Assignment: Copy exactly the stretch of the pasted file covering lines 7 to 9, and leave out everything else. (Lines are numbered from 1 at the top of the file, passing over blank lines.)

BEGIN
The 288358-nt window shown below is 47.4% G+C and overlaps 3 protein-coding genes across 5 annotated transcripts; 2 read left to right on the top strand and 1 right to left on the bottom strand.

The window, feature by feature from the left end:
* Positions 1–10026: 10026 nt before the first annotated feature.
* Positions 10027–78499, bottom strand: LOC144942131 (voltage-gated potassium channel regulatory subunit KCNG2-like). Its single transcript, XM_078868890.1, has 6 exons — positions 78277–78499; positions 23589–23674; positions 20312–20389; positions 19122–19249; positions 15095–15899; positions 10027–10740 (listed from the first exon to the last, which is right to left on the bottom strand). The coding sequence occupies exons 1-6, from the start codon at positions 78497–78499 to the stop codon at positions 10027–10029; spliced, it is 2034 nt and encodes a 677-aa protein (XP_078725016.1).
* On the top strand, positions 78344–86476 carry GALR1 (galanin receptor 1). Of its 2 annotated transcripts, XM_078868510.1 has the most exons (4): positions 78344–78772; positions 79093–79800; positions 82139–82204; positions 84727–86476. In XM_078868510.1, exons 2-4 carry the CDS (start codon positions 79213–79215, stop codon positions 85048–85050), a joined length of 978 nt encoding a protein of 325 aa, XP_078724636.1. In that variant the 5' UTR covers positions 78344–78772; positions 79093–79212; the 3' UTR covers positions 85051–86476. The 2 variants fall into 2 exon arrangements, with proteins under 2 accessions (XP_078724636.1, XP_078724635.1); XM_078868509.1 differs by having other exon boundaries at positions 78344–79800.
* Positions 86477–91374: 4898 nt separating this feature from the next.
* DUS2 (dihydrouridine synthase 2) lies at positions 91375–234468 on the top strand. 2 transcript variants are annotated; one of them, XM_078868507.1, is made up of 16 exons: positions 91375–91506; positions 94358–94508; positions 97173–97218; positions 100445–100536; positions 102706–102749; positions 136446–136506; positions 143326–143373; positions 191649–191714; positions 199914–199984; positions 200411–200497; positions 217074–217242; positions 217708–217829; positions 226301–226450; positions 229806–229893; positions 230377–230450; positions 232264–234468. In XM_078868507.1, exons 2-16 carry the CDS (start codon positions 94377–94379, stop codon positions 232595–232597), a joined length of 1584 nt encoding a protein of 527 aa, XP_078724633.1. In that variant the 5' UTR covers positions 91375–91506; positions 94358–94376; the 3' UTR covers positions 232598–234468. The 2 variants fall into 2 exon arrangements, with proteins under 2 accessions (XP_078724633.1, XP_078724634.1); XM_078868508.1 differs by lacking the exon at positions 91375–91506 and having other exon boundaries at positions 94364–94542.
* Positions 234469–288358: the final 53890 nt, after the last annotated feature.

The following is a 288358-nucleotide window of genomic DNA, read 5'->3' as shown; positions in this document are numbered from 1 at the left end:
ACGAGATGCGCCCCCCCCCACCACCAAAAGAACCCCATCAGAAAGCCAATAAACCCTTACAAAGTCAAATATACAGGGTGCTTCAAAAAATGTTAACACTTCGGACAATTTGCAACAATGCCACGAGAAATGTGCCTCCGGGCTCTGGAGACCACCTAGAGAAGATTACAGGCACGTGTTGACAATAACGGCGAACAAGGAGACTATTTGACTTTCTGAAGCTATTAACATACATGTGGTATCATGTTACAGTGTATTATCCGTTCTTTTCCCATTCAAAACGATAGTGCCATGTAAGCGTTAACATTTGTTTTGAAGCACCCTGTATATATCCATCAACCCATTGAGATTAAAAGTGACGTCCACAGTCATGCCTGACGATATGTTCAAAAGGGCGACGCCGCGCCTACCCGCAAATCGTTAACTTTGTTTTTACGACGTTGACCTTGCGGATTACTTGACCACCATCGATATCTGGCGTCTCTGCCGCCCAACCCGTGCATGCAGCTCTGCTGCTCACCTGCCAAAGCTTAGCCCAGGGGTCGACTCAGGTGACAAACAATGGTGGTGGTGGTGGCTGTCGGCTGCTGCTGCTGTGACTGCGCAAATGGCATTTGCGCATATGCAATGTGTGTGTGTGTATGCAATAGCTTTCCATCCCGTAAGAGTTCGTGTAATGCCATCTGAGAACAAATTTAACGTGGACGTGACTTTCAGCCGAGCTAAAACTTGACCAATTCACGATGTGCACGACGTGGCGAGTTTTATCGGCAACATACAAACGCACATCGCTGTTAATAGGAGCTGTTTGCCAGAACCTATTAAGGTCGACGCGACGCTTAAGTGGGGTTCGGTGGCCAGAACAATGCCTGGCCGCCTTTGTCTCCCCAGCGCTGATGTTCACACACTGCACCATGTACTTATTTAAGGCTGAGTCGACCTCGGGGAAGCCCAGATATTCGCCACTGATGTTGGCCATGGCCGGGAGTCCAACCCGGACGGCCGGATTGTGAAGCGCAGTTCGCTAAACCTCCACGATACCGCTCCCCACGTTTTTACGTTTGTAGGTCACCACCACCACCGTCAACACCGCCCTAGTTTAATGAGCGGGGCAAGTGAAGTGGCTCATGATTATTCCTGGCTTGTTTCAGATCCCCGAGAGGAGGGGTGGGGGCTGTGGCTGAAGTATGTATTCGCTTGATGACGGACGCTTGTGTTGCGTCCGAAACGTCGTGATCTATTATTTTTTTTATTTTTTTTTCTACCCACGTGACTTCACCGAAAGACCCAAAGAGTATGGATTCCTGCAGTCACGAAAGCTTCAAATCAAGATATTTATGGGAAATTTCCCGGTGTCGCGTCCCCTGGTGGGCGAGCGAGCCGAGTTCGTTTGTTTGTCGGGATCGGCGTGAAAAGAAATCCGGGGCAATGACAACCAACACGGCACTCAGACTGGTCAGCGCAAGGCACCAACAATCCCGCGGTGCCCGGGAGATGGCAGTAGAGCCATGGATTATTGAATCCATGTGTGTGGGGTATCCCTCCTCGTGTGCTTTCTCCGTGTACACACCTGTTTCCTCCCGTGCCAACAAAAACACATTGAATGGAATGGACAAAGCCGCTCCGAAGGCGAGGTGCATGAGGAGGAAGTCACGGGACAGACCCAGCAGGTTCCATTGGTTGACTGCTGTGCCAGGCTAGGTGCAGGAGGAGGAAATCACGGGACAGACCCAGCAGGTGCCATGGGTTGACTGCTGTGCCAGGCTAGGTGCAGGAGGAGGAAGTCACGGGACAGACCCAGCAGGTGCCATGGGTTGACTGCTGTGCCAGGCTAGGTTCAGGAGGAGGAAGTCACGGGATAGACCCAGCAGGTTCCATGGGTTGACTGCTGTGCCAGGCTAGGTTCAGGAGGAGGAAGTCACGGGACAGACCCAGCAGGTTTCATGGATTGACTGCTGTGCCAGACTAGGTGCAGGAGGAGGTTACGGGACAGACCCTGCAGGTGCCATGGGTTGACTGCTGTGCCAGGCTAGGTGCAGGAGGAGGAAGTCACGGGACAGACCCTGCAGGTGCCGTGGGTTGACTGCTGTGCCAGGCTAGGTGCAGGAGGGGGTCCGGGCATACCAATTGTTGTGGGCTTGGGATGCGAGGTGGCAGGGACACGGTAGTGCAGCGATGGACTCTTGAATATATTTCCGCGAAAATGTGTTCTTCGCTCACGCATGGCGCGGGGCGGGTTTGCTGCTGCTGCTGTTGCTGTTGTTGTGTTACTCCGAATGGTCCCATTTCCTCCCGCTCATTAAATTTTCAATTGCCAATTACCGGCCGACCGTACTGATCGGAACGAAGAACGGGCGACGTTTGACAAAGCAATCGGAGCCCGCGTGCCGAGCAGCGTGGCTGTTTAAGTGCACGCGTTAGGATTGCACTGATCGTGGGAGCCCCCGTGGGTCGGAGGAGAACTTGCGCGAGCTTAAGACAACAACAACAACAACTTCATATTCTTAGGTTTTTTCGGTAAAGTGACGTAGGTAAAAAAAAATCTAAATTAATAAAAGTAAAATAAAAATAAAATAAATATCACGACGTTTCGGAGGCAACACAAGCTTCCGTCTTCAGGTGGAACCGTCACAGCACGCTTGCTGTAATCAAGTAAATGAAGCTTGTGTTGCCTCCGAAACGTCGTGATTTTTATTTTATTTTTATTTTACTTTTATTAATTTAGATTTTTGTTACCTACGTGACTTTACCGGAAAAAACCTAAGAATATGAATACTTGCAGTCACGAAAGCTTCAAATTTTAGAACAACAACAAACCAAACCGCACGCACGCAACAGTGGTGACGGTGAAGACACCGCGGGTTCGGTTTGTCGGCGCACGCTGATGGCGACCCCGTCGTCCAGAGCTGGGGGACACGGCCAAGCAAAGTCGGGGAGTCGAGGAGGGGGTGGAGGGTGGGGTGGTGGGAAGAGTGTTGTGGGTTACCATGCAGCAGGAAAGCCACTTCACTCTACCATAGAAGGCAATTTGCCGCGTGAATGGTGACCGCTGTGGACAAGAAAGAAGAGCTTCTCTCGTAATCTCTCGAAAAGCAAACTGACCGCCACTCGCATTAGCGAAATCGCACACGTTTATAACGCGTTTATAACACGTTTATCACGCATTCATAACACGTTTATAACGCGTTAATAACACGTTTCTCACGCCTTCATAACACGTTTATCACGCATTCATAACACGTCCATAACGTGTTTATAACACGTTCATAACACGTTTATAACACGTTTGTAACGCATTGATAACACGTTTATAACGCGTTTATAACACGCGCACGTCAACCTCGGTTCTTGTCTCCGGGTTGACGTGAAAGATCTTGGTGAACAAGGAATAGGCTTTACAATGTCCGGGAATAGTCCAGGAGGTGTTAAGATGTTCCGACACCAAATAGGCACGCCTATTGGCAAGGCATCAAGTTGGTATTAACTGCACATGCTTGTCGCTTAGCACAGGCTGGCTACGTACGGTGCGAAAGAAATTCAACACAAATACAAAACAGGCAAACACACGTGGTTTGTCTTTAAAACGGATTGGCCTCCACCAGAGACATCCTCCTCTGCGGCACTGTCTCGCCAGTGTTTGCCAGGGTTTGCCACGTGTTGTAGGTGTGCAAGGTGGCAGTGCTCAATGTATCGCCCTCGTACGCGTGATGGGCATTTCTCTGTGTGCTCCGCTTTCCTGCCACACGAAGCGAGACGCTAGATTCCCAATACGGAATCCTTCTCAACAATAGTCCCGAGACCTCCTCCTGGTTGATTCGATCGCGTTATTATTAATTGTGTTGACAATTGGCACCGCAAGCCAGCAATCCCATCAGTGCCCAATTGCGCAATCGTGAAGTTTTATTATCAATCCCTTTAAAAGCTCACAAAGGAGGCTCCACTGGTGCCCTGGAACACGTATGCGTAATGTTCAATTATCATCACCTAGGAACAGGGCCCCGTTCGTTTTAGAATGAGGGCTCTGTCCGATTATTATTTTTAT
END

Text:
* DUS2 (dihydrouridine synthase 2) lies at positions 91375–234468 on the top strand. 2 transcript variants are annotated; one of them, XM_078868507.1, is made up of 16 exons: positions 91375–91506; positions 94358–94508; positions 97173–97218; positions 100445–100536; positions 102706–102749; positions 136446–136506; positions 143326–143373; positions 191649–191714; positions 199914–199984; positions 200411–200497; positions 217074–217242; positions 217708–217829; positions 226301–226450; positions 229806–229893; positions 230377–230450; positions 232264–234468. In XM_078868507.1, exons 2-16 carry the CDS (start codon positions 94377–94379, stop codon positions 232595–232597), a joined length of 1584 nt encoding a protein of 527 aa, XP_078724633.1. In that variant the 5' UTR covers positions 91375–91506; positions 94358–94376; the 3' UTR covers positions 232598–234468. The 2 variants fall into 2 exon arrangements, with proteins under 2 accessions (XP_078724633.1, XP_078724634.1); XM_078868508.1 differs by lacking the exon at positions 91375–91506 and having other exon boundaries at positions 94364–94542.
* Positions 234469–288358: the final 53890 nt, after the last annotated feature.

The following is a 288358-nucleotide window of genomic DNA, read 5'->3' as shown; positions in this document are numbered from 1 at the left end: